Knitty: little purls of wisdom

For almost as long as I've been a knitter, I've been fascinated by the history of knitting. I've especially enjoyed the mind-twisting process of working with the often obtuse and obfuscatory language of antique patterns. There's a thrill, I find, in watching a project emerge row by row and knowing that other knitters, long gone, followed the same path.

The process of decoding, testing and correcting isn't for everyone, though; and so in this column I hope to share the excitement of the journey by removing as many of the roadblocks as possible. You don't need to be a historian to come along -- just a knitter with a curious mind.

Raging Wool Shop

beauty shot

by Franklin Habit, translated from The Floral Knitting Book; or, The Art of Knitting Imitations of Natural Flowers
by C. E. A. J. (1847)


spacer photos: Franklin Habit





Leaf: 6 inches from stem end to tip of leaf.
Flower: Approximately 1 inch x 1 inch


Austermann Step Classic [75% Superwash Wool, 25% Polyamid; 420m per 110g skein]
spacer [C1] color: 1019; 1 skein
spacer [C2] color: 1022; 1 skein
spacer [C3] color: 1014; 1 skein
Note: The boutonnière uses only very small amounts of each color. For C1, the main color, 20 yards will suffice; for C2 and C3, 10 yds is generous. Investigate the scraps in your stash!

Recommended needle size
[always use a needle size that gives you the gauge listed below -- every knitter's gauge is unique]
spacer US 00000/1mm double-point needles

spacer cotton, linen, or silk sewing thread in green to match C1
spacer green florist wire, 26 gauge
spacer scissors
spacer sewing needle
spacer pliers
spacer wire snips
spacer yarn needle

44 sts/52 rows = 4 inches in stockinette st

[Knitty's list of standard abbreviations and techniques can be found here.]

Long-tail Cast On
: Instructions are here.

Make 1: Increase by casting on 1 st using the backward loop method described here. When you encounter this new st on the next row, knit it through the back.

Herringbone Stitch: This is not the knitted herringbone, but the hand-sewing stitch as described here.


LEAF (make 2)
Using long-tail method, and C1, CO 3 sts, leaving 10-inch tail. Work all rows of Leaf Chart.

Weave in ends.

With wire snips, cut a length of florist wire about 20 inches long.

Thread sewing needle with about 20 inches of green thread.

Secure the thread near the base of the leaf with a few whip stitches. Leaving a wire "stem" approximately 5 inches long below the base, whip stitch the florist wire around WS edge of the leaf. Bend the wire as you proceed to conform to the contours of the edge. Upon reaching base again, knot thread securely to leaf and snip thread ends close. You should have an additional 4-5 inches of florist wire remaining. Twist these wire "stems" together tightly, using pliers if necessary.

Wrap the CO tail tightly around the stem from the leaf to near the cut end, taking care the wires are completely covered. Secure with an overhand knot. Bend the wire end upwards to hold the knot in place. Trim off the excess yarn and wire ends.


PURPLE PETAL (make 2).
Using long-tail method and C2, CO 10 sts.

Turn work.

Row 1: [K1, sl 1 purlwise] across. Turn work.

Weave in tail and cut off excess.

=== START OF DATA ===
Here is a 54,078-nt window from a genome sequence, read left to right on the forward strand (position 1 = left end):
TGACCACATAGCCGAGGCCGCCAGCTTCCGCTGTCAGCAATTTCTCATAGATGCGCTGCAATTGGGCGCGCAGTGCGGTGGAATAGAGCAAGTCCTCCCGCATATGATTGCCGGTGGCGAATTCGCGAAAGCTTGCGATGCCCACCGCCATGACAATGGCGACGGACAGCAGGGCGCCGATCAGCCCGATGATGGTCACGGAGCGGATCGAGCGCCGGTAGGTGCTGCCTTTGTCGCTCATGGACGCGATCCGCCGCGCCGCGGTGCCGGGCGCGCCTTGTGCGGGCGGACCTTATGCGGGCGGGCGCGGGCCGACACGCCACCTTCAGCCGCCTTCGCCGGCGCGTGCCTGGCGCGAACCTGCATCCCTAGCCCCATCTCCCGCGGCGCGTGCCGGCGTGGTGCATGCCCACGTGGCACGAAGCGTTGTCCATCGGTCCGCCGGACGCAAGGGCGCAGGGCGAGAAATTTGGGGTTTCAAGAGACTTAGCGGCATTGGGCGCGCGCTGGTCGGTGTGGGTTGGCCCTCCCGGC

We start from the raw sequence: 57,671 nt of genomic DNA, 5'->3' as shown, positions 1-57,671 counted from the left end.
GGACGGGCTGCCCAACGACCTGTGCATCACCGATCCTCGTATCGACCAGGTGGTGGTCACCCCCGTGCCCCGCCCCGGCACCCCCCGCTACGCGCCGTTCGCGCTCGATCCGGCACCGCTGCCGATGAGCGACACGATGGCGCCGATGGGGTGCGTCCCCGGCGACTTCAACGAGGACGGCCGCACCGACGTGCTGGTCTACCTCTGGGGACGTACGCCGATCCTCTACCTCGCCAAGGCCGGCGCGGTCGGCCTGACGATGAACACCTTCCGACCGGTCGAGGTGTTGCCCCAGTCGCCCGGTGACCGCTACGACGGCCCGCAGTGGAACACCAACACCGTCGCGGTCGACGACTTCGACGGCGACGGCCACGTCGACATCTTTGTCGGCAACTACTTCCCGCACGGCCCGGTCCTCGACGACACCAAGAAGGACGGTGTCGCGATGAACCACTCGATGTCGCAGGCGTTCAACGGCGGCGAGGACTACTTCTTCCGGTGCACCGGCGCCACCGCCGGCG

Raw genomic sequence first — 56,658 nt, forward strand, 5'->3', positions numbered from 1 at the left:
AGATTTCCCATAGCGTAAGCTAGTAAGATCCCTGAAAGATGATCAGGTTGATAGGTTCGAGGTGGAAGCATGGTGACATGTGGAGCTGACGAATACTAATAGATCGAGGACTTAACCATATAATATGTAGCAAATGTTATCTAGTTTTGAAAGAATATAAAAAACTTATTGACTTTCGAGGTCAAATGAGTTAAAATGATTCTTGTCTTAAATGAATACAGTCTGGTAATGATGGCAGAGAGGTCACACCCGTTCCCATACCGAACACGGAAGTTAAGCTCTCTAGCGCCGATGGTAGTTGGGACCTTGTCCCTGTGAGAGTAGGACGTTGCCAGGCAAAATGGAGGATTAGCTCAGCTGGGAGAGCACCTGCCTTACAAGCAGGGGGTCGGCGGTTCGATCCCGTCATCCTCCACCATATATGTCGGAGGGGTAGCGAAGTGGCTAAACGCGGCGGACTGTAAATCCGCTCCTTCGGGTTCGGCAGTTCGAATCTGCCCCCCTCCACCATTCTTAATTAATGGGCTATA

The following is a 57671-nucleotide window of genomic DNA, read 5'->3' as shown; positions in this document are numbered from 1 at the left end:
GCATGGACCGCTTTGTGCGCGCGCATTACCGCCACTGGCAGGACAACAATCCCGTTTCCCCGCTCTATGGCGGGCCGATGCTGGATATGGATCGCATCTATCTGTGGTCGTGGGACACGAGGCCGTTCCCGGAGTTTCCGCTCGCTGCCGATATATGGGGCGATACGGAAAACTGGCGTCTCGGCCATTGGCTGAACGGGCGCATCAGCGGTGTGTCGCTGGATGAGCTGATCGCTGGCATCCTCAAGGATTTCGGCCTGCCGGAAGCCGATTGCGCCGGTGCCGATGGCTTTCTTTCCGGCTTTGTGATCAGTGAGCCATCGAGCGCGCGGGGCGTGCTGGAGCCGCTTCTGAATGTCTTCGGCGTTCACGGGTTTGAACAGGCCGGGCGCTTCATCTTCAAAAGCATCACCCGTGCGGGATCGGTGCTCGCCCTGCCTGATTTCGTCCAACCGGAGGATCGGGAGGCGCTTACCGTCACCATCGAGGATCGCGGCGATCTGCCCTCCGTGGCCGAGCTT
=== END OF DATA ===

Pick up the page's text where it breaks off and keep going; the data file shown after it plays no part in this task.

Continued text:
Twist the ends of the wire together tightly below the base of the petal, and trim to a length of about five inches. Set aside.

Using C3, CO 8 sts. Work in double-knitting as for Purple Petal.
Work in C3 for 4 rows; then join C2 and work for 2 rows.
Finish as Purple Petal, weaving loose in ends before turning petal inside-out.

Using C3, CO 12 sts.
Work as for Purple Petal in C3 for 6 rows; then join C2 and work for 3 rows.
Finish as Purple Petal, weaving loose in ends before turning petal inside-out.

Work in double-knitting as for Purple Petal.
Work C3 for 6 rows; then join C2 and work for 3 rows.
Finish as Purple Petal, weaving loose in ends before turning petal inside-out.

Flower Assembly:
Bring all petals together as shown in the photographs: the two purple at the top, the large yellow at the bottom, flanked by the two small yellow.

Twist the wires of all the petals together firmly; this will likely require use of the pliers.

Thread a twelve-inch length of C1 onto tapestry needle.

Bring needle from behind flower, leaving six-inch tail at the back.

Using photograph at right as a guide, make four herringbone sts, one each into the bases of any four of the petals (it matters not which four). Bring the needle and working yarn to the back of the flower.

Using photograph at right as a guide, form the calyx by making one long, loose herringbone st into the back of every petal.

Tie the two ends of the sewing yarn together with two knots at the base of the flower.

Flower Stem.
Tie on a 20-inch length of C3 with two knots at the base of the flower.
Wrap the stem tightly with the yarn and finish as for the stem of the leaf.

Cut an 11-inch length of florist wire and lay vertically on work surface.

Clip one tail of the knot short. Use the other tail to wrap the stem of the bud as the stem of the leaf.

Arrange flower, leaves, and bud as desired. Cut and lay out a 24-inch length of C2. Place the stems at center of this strand of yarn and use two knots to tie stems together tightly, about three inches from bottom. Wrap stems first with one end of the knotted yarn, then the other. Finish each wrap with an overhand knot. Trim any excess.

Franklin Habit (@franklinhabit on Twitter) is the proprietor of the popular knitting blog The Panopticon and author of It Itches: A Stash of Knitting Cartoons. His work appears regularly in major fiber arts publications, and he travels extensively to teach and speak on knitting-related topics.

After a boyhood of being forced into navy blue and mud brown sacks, he enthusiastically welcomes the return of men's fashions that are wholly unsuited to duck hunting, touch football, or tractor pulls.